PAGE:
When President George H.W. Bush signed the ADA into law, congressional leaders wanted the benefits of regulation without the responsibility of paying for it. So they relegated enforcement to private sector trial lawyers. In 2006, the U.S. Ninth Circuit Court of Appeals admitted in a ruling that it “may indeed be necessary and desirable for committed individuals to bring serial litigation advancing the time when public accommodations will be compliant with the ADA.”
But critics call private enforcement a phenomenal public policy failure, paving the way for “legalized extortion” and “ransom” that, according to the California Justice Alliance, has targeted 35,000 businesses across the state. Groups pushing for reform in Sacramento want to see businesses given a chance to remedy the violations before being sued. In 2012, a widely touted ADA reform law nixed the requirement for attorneys to send pre-litigation demand letters, making it easier and faster to file a lawsuit.
The Moores say they’re simply upholding the spirit of the law and the real issue is continued non-compliance.
“The real problem here is that, more than 20 years later, businesses, for whatever reason, have failed to comply,” Moore says. “Then, once they get caught, they bitch about it. They don’t want to be told what to do, even when it comes to making things accessible.”
Shaw, one of the Moores’ regular clients, files close to 20 lawsuits a month, making, according to the law firm, about $500 a settlement (or $10,000 a month). Virtually every single case gets settled. Moore says his firm works with somewhere around 150 such clients, filing as many lawsuits as possible against as many businesses as possible. He portrays himself as a civil rights champion—not an opportunist gaming the system.
“I’m not a bottomfeeder,” he says. “I like money—I want all the money I can get. I have no problem saying that. But I could make much more money doing something else and I don’t make nearly as much as these goddamn defense lawyers or as much as the lobbyists who defend businesses in violation.”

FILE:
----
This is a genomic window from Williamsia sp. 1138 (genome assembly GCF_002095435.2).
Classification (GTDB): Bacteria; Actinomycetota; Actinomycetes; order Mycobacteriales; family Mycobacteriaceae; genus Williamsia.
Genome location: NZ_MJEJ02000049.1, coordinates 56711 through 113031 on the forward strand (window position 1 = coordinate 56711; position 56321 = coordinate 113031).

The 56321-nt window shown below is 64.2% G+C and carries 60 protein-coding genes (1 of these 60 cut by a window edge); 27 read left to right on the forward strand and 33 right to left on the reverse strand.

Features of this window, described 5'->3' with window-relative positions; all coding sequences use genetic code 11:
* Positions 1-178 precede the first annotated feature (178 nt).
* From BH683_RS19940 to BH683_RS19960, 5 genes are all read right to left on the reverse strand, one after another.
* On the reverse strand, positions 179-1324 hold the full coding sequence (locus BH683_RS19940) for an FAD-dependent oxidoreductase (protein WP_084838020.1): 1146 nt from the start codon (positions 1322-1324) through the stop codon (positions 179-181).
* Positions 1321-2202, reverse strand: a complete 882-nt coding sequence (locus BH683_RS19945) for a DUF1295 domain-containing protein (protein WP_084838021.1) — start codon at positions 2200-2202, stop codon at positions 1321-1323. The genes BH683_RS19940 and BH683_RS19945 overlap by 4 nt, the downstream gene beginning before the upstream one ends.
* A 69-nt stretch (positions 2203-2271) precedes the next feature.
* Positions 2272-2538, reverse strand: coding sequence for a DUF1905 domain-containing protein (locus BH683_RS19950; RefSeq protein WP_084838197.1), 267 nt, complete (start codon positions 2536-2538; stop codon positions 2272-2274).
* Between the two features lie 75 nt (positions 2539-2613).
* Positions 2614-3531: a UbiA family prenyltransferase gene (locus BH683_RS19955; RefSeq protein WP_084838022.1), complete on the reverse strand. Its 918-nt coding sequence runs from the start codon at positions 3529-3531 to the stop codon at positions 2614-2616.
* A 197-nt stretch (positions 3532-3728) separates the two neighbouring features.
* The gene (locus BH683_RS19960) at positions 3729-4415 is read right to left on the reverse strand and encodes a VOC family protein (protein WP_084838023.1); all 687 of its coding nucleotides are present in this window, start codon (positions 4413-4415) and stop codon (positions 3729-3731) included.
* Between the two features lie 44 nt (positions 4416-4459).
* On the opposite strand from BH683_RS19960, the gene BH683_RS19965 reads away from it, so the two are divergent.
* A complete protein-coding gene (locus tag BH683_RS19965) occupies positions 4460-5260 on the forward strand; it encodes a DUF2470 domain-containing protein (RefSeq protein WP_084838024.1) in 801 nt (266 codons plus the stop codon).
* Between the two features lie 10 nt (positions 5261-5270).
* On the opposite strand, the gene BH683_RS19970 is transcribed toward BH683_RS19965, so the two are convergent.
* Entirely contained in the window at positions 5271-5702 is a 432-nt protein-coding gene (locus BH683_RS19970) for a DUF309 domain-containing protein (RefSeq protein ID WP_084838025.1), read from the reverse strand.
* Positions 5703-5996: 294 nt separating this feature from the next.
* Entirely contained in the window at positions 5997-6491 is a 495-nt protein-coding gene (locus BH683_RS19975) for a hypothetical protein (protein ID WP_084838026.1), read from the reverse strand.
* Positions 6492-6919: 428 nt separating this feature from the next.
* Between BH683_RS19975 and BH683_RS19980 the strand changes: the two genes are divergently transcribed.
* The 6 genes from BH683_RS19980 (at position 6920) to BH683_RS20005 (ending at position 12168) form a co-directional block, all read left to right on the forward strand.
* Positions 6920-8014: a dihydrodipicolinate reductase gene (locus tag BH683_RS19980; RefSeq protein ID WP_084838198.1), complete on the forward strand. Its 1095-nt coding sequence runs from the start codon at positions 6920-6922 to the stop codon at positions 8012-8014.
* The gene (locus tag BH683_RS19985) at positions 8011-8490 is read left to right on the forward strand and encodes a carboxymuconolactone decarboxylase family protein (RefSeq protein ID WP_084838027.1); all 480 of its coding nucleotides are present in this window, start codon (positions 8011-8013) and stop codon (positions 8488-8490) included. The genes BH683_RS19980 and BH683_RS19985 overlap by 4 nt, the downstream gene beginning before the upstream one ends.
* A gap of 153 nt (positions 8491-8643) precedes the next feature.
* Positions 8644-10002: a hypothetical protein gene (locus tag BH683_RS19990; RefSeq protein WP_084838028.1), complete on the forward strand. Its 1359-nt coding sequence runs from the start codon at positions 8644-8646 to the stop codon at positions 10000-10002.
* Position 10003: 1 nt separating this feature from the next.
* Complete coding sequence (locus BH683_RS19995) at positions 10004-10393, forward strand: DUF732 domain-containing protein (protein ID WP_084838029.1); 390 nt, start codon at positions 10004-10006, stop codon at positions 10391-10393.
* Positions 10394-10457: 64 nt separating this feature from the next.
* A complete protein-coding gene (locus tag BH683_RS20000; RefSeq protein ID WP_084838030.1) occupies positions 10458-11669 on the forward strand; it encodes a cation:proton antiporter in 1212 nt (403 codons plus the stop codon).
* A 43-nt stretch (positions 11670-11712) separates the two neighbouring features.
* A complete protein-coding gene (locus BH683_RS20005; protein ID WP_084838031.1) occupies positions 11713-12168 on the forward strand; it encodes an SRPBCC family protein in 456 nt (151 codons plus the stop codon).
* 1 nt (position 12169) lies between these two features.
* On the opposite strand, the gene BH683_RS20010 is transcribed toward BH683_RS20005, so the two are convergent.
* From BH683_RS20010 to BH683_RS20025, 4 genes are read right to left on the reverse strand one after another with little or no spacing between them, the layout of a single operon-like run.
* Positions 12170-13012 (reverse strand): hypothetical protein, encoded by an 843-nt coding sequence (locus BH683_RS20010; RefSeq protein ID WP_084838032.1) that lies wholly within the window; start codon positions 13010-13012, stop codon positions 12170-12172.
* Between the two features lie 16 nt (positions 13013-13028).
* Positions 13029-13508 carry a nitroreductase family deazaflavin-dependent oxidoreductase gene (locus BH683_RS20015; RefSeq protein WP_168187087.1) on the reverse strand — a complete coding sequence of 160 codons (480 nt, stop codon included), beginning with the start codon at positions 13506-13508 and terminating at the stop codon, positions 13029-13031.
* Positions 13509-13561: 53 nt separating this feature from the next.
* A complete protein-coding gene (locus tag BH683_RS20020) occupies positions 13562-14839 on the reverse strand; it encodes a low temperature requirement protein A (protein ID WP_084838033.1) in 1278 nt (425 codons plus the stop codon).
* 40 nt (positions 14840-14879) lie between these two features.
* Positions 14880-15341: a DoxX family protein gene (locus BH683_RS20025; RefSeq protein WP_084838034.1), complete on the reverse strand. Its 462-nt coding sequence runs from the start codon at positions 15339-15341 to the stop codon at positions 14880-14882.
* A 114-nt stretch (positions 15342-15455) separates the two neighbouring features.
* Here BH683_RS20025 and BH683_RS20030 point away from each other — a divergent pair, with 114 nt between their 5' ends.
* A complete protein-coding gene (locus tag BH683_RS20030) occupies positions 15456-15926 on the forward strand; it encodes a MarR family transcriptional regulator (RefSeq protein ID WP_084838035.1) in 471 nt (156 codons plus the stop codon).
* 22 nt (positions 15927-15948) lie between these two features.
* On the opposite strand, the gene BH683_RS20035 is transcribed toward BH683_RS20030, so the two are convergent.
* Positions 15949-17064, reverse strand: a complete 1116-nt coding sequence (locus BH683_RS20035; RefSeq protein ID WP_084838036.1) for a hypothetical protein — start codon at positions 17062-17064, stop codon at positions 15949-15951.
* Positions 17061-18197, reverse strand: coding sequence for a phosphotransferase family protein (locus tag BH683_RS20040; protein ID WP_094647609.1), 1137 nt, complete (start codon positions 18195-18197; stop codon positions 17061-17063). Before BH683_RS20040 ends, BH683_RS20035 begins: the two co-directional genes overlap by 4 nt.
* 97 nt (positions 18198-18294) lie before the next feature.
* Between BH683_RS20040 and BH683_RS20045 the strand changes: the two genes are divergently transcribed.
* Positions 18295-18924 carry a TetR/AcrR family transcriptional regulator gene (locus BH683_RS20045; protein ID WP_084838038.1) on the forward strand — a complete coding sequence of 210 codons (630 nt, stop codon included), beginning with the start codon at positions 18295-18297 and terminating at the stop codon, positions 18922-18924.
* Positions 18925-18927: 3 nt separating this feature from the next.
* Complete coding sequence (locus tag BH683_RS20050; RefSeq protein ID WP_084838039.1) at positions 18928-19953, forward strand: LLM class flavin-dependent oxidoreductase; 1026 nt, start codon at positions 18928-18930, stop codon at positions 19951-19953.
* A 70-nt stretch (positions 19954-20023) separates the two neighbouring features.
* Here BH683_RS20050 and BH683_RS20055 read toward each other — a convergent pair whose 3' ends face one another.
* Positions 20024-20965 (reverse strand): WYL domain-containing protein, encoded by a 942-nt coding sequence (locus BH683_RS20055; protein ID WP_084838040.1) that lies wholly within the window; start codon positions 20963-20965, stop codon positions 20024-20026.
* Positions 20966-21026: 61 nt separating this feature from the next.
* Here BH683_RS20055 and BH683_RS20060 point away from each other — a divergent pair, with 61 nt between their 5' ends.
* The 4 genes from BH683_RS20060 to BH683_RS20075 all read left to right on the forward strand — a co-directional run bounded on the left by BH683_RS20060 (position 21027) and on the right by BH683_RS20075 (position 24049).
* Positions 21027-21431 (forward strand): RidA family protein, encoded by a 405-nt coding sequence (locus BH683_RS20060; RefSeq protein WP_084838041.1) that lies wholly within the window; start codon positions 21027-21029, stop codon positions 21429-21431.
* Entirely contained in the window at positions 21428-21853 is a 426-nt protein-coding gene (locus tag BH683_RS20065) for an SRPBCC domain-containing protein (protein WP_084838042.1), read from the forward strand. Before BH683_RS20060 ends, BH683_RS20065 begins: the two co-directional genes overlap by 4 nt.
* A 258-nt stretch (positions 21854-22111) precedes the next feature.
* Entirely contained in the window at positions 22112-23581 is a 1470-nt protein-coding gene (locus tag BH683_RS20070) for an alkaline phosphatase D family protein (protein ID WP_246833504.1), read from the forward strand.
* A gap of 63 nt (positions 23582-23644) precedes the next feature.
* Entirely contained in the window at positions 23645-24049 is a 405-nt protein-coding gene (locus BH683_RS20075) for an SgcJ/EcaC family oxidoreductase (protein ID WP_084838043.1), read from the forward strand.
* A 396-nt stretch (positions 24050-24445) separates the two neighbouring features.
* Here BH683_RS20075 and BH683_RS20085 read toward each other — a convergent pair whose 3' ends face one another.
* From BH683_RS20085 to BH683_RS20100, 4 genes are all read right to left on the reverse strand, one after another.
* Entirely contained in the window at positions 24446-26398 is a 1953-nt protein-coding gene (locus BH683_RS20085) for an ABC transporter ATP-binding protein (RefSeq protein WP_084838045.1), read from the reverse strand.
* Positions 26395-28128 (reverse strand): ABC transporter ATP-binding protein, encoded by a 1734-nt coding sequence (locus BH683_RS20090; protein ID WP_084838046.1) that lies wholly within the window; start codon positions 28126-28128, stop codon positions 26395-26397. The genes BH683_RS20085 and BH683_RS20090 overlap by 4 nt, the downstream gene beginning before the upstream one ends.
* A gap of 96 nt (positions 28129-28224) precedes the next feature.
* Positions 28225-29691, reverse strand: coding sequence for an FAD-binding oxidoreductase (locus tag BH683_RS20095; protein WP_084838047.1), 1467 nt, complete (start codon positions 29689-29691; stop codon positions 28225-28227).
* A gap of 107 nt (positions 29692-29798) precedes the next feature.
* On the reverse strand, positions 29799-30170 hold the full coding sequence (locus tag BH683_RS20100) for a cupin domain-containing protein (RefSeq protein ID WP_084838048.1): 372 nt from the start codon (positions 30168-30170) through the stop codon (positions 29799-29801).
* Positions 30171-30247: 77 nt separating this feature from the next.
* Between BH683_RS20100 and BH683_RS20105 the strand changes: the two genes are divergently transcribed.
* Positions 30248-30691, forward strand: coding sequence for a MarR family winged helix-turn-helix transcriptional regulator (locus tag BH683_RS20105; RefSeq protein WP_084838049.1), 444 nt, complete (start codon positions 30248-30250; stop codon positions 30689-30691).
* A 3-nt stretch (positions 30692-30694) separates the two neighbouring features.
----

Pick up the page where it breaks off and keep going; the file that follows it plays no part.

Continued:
“It’s not hard to find a violation,” Moore admits, telling me that I’ve “probably been fed a bunch of bullshit, a bunch of propaganda” about how he makes false claims and defendants in ADA cases are the victims. “You know what? They’re all guilty of violating the law. They should be ashamed.”
In his lawsuit against Souza’s tan flagstone shopping center in Santa Clara, Shaw, who gets around by wheelchair, says he had trouble finding handicap parking because the blue-and-white paint marking was so faded. He says a ramp leading up to the entrance was improperly configured and inside one of the shops, namely Cute Flowers and Gifts, he saw the aisles were so narrow he would knock things over. His wife had to hand him items so he could make a selection, according to the lawsuit. The barriers, he claims, were “so obvious” that they imply discriminatory intent.
“I wish somebody had told me, I would have just painted the parking spot,” Souza says while touring the store Shaw scouted for violations. “I would have painted this in a heartbeat. All the time, I’m thinking about handicap accessibility. I think, ‘Would my son be able to access this place?’”
Though he inherited some of the land his family acquired generations ago, Souza says he has lived most of his life at or below the poverty line, partly because of medical costs to care for his son. Moore contends that the people he sues are millionaires who can afford to become compliant.
“We’re struggling,” Souza says, pointing to vacant storefronts and cracked asphalt on his corner property. “I don’t go crying about it. I’m not asking anybody for any help. I just want to be left alone so I can take care of my family.”